China-US Relations: New relationship after the big elections?

By Tiange Jia

http://www.politico.com/news/stories/0212/72807.html

Last week, China and the US both fill out the roster of officials. As the two most influential countries in the world economy, there’s no doubt that the climate of the relationship between the two countries will affect the world economy. Thus, will the new leading groups affect the relationship between China and the US?

During the election, China has grown accustomed to Obama, since Mitt Romney said in his campaign that he will declare China a “currency manipulator” on the first day of his presidency even though we don’t know if he was just saying it to show his power and determination. However, Obama also declared his tough attitudes towards China, while some Chinese experts prefer to explain it as Obama’s strategy to cater to the working class because of the rise of protectionist sentiment during the election.

Although Obama won the election, there are still many problems between China and the US that need to be solved or discussed in the next four years. The dispute will remain on exportation, trade protectionism, high-tech piracy, human rights, and the competition of world influence. The US deeply worried that its impact in the Asia-Pacific region will be reduced by the regaining power of China, and the US will be excluded from the process of integration in the region.

Obama’s visit to Myanmar only days after the re-election and right after the change of China’s top leadership shows his strategic move to the Asia-Pacific region and respond to China’s increasing power in the region. China recently has territory dispute with a few Southeast Asian countries, including Myanmar. Obama’s action has no doubt adds an uncertainty to the China-US relations.

http://www.nytimes.com/2012/11/14/opinion/the-us-china-reset.html

“Providing a new relationship with Myanmar not only counters that easy, uncontested access with China, but it also lets China know it has to deal with all of Southeast Asia in a way that’s going to be respectful of each country.” said Patrick Cronin, senior adviser at the nonpartisan Center for American Security.

The US’s strategy is trying to engage with this region from three aspects. Militarily, the US will increase cooperation with the Southeast Asian nations, like more and larger military exercises in the region. Politically, the US keeping supporting the countries which have territorial disputes with China. And economically, the US is working on the Trans-Pacific Partnership, which is a regional free-trade agreement in the region without China. The US shows a tough sign to China’s quick expansion in influences to the Southeast Asia, and these will cause many concerns in Beijing. While other experts think people may overemphasized the role of China. Nations in Southeast may not want to get on China’s nerves, and the engagement may just because that the US wants to show to North Korea the benefits of open up and reform.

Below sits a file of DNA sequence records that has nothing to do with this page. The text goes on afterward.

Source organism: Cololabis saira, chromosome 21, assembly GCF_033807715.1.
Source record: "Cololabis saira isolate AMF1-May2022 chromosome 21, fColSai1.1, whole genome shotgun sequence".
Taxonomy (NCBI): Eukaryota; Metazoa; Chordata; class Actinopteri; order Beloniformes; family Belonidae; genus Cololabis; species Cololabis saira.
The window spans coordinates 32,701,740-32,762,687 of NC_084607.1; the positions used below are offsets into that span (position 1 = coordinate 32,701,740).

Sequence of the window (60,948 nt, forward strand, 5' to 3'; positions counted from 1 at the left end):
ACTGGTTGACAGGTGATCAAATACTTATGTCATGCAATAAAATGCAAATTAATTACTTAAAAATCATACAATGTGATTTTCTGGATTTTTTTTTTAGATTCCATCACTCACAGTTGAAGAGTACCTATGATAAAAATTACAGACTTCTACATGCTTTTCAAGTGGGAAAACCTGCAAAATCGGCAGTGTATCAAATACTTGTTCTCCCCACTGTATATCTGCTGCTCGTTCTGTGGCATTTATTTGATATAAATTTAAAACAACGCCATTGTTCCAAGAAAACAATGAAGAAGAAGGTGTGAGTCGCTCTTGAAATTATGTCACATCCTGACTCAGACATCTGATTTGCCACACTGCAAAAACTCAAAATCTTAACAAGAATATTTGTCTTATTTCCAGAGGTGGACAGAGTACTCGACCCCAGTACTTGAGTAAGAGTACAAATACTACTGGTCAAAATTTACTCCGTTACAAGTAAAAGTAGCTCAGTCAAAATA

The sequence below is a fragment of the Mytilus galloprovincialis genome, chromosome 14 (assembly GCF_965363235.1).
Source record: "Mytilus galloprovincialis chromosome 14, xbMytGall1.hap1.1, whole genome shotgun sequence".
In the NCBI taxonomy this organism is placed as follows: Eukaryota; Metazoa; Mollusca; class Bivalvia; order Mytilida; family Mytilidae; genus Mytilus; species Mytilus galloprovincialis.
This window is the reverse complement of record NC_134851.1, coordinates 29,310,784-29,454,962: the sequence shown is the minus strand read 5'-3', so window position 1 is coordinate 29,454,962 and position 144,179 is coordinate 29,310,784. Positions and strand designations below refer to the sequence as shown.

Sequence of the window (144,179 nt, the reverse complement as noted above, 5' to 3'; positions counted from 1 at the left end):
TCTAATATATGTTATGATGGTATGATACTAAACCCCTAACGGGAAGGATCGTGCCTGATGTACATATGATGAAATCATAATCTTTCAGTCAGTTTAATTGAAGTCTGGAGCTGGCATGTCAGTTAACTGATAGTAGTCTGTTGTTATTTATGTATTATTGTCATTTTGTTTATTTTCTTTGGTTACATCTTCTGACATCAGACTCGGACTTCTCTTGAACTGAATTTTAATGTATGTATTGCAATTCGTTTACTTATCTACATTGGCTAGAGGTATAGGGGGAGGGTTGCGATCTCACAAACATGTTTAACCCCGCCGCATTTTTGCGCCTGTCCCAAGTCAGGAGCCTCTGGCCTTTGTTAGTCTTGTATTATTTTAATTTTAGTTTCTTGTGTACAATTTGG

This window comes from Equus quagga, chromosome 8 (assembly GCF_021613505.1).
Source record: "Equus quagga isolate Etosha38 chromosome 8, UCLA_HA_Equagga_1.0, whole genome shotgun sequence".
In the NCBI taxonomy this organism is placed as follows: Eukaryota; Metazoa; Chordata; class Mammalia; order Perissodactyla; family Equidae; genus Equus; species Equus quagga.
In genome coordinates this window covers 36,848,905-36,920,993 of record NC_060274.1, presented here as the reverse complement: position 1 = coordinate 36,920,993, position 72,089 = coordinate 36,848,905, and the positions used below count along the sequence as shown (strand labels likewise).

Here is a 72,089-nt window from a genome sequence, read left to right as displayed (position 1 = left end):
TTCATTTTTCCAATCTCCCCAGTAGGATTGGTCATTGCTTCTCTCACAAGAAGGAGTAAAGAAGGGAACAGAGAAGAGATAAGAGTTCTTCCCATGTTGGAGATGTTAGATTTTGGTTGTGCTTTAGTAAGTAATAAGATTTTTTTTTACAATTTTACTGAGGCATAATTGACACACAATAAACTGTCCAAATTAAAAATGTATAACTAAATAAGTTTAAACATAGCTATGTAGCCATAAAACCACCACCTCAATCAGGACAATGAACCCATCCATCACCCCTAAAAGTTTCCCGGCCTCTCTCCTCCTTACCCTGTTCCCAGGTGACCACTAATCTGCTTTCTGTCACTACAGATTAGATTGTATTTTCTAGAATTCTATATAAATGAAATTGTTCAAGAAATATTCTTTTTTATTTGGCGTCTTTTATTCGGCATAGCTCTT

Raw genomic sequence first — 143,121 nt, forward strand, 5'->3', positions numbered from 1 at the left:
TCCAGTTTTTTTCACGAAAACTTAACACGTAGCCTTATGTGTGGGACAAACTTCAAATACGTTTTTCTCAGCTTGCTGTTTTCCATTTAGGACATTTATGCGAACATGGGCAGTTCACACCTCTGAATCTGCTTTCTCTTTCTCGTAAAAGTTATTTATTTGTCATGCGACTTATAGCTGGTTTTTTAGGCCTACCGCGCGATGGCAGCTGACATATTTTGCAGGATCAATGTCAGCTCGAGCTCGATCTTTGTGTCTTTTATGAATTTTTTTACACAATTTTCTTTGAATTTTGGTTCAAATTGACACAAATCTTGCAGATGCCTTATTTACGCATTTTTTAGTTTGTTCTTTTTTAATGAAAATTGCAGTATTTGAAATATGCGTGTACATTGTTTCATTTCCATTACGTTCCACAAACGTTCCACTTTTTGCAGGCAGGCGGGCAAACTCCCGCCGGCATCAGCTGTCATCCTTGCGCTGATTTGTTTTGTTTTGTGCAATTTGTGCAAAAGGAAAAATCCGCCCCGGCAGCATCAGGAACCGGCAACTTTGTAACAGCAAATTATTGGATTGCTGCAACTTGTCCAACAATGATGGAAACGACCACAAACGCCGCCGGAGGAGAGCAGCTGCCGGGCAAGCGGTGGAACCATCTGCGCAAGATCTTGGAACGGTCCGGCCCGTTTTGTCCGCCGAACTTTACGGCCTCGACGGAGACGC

In my opinion, to China, the advantage of re-election of Obama is that they don’t need to take time to adapt and learn each other. All we hope is that China and the US can promote dialogue and enhance mutual understanding. Although “a country does not have permanent friends, only permanent interests”, and the barriers between eastern and western sides may never be eliminated, if China and the US’s relations can make contributions to the growth of the world economy, and peace of the global environment, that’s the most important thing that people concern.

Read more:

http://news.sina.com.cn/c/sd/2012-11-13/164425571475_2.shtml

http://world.time.com/2012/11/08/code-red-chinas-leadership-transition-begins-amid-pomp-and-security/

http://www.ibtimes.co.uk/articles/402366/20121107/president-barack-obama-elections-2012-china-relations.htm

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